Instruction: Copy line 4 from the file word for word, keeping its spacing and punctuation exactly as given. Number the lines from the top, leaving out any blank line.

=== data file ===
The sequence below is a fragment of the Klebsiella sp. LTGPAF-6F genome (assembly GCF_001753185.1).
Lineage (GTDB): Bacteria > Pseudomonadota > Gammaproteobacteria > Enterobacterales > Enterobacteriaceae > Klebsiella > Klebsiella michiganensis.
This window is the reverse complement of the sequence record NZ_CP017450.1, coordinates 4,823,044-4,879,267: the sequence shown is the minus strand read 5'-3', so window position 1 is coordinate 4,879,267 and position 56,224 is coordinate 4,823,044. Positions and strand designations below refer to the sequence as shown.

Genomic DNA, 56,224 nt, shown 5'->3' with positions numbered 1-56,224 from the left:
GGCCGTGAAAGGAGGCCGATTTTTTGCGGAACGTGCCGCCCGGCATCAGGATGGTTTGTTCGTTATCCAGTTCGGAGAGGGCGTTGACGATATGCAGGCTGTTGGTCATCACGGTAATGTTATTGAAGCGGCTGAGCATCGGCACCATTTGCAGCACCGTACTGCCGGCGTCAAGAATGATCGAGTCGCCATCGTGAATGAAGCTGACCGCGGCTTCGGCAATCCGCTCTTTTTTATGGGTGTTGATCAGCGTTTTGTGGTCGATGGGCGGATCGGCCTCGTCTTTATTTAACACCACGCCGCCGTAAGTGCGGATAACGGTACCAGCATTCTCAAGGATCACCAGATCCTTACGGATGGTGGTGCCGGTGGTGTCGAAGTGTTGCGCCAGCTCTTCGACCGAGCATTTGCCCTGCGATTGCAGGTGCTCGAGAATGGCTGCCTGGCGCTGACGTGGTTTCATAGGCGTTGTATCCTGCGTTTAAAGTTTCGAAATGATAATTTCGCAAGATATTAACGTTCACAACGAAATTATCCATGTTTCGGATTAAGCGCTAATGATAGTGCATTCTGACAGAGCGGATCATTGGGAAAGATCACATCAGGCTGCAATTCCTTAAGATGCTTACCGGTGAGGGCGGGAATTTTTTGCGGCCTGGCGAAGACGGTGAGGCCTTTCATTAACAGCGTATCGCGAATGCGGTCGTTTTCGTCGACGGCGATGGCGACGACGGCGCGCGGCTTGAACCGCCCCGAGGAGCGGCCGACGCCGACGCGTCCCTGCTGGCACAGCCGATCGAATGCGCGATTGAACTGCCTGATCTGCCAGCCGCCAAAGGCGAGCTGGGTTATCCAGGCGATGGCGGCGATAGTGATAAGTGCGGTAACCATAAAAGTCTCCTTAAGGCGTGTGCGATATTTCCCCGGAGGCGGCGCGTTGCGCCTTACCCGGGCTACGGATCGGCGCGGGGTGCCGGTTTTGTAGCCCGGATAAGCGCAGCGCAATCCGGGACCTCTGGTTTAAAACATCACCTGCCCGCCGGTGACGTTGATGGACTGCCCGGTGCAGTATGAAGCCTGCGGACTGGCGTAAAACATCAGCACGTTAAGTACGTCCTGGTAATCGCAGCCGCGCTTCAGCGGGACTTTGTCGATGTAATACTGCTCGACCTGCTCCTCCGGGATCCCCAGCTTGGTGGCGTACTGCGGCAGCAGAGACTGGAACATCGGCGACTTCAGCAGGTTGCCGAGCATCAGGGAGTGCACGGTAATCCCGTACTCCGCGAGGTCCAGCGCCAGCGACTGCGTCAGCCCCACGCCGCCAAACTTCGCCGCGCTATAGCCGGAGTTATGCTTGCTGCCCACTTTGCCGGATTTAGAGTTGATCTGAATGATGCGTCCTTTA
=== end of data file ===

Genomic DNA, 56,224 nt, shown 5'->3' with positions numbered 1-56,224 from the left: